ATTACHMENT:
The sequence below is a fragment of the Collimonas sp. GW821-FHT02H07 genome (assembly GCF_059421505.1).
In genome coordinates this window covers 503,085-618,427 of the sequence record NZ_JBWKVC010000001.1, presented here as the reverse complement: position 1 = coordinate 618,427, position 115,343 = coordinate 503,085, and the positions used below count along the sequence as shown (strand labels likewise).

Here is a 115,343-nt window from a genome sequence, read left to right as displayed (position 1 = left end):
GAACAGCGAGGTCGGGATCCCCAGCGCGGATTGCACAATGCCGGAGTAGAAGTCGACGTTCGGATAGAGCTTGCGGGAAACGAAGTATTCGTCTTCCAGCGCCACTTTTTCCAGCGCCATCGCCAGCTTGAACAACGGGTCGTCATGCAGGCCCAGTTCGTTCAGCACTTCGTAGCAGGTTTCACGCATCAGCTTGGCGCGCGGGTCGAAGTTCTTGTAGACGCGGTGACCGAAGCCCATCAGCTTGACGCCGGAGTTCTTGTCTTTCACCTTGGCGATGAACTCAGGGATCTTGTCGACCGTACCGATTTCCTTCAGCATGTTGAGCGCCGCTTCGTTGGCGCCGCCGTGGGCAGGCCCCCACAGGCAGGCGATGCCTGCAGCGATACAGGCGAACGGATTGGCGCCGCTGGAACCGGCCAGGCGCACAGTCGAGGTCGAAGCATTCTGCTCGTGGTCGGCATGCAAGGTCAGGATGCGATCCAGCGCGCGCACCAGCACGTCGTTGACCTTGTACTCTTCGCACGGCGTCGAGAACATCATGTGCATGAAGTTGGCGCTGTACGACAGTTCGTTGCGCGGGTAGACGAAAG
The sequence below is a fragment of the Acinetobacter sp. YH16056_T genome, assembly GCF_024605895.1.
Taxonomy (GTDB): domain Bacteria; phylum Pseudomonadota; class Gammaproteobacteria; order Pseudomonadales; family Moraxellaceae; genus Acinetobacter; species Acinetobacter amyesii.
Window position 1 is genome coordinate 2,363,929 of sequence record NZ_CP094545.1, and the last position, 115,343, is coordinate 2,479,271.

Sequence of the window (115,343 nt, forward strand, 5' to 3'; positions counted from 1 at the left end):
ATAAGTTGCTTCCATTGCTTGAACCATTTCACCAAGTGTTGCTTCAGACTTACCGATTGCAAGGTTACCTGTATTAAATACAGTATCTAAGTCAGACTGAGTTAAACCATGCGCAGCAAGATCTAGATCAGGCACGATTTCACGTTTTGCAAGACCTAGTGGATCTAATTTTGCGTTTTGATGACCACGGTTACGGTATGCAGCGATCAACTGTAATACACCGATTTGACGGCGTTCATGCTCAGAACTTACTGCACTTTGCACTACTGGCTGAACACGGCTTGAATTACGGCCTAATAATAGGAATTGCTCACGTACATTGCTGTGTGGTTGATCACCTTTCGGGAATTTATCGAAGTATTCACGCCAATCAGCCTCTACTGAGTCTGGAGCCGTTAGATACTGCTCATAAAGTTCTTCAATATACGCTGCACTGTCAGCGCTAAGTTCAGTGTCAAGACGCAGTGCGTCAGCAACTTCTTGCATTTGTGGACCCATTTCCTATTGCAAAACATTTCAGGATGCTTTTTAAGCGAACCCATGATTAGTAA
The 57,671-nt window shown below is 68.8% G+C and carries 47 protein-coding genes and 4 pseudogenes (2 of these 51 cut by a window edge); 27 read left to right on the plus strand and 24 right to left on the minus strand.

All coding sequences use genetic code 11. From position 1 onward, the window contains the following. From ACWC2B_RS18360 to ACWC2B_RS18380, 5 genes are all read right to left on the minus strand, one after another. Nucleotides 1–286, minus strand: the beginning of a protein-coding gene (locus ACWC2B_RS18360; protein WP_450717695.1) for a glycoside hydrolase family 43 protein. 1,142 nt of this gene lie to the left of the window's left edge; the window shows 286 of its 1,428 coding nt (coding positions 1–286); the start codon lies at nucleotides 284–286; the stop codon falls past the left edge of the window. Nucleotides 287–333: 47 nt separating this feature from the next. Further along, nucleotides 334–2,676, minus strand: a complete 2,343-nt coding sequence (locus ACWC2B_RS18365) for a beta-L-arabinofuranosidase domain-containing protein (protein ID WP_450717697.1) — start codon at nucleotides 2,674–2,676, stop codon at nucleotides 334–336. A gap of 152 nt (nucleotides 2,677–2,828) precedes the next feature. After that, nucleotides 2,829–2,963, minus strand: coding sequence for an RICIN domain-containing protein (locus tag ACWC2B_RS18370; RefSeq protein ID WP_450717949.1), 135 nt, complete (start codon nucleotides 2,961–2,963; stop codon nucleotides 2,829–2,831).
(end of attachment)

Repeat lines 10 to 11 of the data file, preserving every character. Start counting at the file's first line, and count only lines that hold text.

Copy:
The 57,671-nt window shown below is 68.8% G+C and carries 47 protein-coding genes and 4 pseudogenes (2 of these 51 cut by a window edge); 27 read left to right on the plus strand and 24 right to left on the minus strand.

All coding sequences use genetic code 11. From position 1 onward, the window contains the following. From ACWC2B_RS18360 to ACWC2B_RS18380, 5 genes are all read right to left on the minus strand, one after another. Nucleotides 1–286, minus strand: the beginning of a protein-coding gene (locus ACWC2B_RS18360; protein WP_450717695.1) for a glycoside hydrolase family 43 protein. 1,142 nt of this gene lie to the left of the window's left edge; the window shows 286 of its 1,428 coding nt (coding positions 1–286); the start codon lies at nucleotides 284–286; the stop codon falls past the left edge of the window. Nucleotides 287–333: 47 nt separating this feature from the next. Further along, nucleotides 334–2,676, minus strand: a complete 2,343-nt coding sequence (locus ACWC2B_RS18365) for a beta-L-arabinofuranosidase domain-containing protein (protein ID WP_450717697.1) — start codon at nucleotides 2,674–2,676, stop codon at nucleotides 334–336. A gap of 152 nt (nucleotides 2,677–2,828) precedes the next feature. After that, nucleotides 2,829–2,963, minus strand: coding sequence for an RICIN domain-containing protein (locus tag ACWC2B_RS18370; RefSeq protein ID WP_450717949.1), 135 nt, complete (start codon nucleotides 2,961–2,963; stop codon nucleotides 2,829–2,831).